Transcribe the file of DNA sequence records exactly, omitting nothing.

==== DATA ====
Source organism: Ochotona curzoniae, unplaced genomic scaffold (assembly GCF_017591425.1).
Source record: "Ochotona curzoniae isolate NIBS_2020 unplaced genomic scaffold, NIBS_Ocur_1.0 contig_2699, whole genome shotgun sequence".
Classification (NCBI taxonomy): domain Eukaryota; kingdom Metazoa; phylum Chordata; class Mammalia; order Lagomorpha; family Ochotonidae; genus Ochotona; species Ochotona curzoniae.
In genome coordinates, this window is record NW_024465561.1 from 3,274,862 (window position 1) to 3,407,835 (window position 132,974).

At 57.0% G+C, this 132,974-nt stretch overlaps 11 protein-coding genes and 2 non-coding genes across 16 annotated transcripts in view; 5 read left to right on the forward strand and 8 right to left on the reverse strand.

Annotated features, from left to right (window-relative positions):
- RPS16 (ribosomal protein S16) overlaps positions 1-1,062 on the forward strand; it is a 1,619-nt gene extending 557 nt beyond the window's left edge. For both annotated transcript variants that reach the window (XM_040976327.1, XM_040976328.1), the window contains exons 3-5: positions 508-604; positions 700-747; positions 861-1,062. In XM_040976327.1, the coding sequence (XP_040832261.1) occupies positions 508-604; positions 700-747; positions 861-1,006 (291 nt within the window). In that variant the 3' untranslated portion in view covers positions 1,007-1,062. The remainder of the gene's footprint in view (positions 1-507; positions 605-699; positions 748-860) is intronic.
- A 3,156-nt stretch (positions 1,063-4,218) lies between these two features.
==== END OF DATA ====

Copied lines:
Source organism: Ochotona curzoniae, unplaced genomic scaffold (assembly GCF_017591425.1).
Source record: "Ochotona curzoniae isolate NIBS_2020 unplaced genomic scaffold, NIBS_Ocur_1.0 contig_2699, whole genome shotgun sequence".
Classification (NCBI taxonomy): domain Eukaryota; kingdom Metazoa; phylum Chordata; class Mammalia; order Lagomorpha; family Ochotonidae; genus Ochotona; species Ochotona curzoniae.
In genome coordinates, this window is record NW_024465561.1 from 3,274,862 (window position 1) to 3,407,835 (window position 132,974).

At 57.0% G+C, this 132,974-nt stretch overlaps 11 protein-coding genes and 2 non-coding genes across 16 annotated transcripts in view; 5 read left to right on the forward strand and 8 right to left on the reverse strand.

Annotated features, from left to right (window-relative positions):
- RPS16 (ribosomal protein S16) overlaps positions 1-1,062 on the forward strand; it is a 1,619-nt gene extending 557 nt beyond the window's left edge. For both annotated transcript variants that reach the window (XM_040976327.1, XM_040976328.1), the window contains exons 3-5: positions 508-604; positions 700-747; positions 861-1,062. In XM_040976327.1, the coding sequence (XP_040832261.1) occupies positions 508-604; positions 700-747; positions 861-1,006 (291 nt within the window). In that variant the 3' untranslated portion in view covers positions 1,007-1,062. The remainder of the gene's footprint in view (positions 1-507; positions 605-699; positions 748-860) is intronic.
- A 3,156-nt stretch (positions 1,063-4,218) lies between these two features.